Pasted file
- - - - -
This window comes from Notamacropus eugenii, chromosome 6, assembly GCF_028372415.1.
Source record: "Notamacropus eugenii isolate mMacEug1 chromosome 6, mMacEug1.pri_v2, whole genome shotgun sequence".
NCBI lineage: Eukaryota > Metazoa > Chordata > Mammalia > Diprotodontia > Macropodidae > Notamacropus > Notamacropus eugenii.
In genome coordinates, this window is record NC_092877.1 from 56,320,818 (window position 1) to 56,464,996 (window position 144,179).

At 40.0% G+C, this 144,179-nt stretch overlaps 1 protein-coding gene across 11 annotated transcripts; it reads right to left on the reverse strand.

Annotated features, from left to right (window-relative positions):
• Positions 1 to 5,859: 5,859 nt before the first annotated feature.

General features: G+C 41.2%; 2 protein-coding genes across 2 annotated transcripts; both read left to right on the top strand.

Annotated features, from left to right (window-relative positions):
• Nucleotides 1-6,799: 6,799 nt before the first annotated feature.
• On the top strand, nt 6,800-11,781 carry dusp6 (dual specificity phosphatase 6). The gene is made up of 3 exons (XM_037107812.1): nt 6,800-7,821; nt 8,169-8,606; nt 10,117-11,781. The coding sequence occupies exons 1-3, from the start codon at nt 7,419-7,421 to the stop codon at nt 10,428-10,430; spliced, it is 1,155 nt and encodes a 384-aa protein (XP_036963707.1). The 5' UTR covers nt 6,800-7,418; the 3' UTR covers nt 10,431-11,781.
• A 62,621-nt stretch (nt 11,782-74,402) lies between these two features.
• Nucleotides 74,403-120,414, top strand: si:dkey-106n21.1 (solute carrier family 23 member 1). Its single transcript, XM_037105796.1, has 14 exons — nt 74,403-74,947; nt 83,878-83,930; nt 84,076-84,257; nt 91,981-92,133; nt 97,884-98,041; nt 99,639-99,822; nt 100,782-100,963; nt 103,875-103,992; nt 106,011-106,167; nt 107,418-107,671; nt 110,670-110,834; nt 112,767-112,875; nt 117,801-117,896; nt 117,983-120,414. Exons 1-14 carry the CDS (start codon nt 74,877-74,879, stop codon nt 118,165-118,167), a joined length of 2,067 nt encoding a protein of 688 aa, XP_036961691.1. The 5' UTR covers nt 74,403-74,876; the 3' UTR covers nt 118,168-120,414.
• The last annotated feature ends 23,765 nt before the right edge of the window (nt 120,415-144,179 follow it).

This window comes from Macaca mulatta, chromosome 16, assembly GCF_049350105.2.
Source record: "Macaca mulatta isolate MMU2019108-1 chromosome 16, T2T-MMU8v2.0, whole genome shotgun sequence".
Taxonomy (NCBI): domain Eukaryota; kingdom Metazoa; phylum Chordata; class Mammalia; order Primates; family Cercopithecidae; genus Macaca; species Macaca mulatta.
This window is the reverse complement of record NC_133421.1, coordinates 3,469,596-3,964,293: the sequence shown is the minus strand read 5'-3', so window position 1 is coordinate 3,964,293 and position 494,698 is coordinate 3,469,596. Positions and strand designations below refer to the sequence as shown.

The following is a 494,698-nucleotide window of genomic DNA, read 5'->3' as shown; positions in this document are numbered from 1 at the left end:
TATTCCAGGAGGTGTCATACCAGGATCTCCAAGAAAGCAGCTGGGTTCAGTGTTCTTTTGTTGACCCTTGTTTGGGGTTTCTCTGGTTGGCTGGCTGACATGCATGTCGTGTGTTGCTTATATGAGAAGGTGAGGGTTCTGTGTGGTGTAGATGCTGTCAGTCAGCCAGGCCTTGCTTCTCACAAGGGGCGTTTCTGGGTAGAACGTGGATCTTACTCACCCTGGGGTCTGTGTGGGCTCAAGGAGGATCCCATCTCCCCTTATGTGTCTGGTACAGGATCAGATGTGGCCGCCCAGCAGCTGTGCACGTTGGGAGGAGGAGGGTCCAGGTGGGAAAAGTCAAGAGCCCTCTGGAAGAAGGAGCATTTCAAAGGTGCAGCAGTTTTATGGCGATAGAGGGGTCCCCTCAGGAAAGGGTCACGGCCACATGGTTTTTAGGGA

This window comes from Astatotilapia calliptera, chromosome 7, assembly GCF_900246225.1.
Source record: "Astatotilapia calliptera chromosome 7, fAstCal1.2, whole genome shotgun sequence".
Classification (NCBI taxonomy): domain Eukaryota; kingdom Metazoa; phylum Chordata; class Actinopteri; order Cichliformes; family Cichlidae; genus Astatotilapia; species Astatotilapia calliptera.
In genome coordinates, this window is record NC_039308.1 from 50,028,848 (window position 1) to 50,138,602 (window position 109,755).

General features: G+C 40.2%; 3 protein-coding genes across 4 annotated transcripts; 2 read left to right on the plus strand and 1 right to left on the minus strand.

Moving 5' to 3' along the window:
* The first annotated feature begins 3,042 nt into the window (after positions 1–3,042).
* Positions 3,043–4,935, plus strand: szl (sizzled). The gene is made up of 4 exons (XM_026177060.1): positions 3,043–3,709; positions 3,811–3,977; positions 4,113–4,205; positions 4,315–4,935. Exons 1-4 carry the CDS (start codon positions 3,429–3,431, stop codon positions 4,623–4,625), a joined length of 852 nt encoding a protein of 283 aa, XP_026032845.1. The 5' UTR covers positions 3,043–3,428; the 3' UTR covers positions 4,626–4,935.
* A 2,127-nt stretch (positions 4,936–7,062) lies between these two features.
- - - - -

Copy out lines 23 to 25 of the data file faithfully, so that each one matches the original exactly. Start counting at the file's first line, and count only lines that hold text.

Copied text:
Classification (NCBI taxonomy): domain Eukaryota; kingdom Metazoa; phylum Chordata; class Actinopteri; order Cichliformes; family Cichlidae; genus Astatotilapia; species Astatotilapia calliptera.
In genome coordinates, this window is record NC_039308.1 from 50,028,848 (window position 1) to 50,138,602 (window position 109,755).

General features: G+C 40.2%; 3 protein-coding genes across 4 annotated transcripts; 2 read left to right on the plus strand and 1 right to left on the minus strand.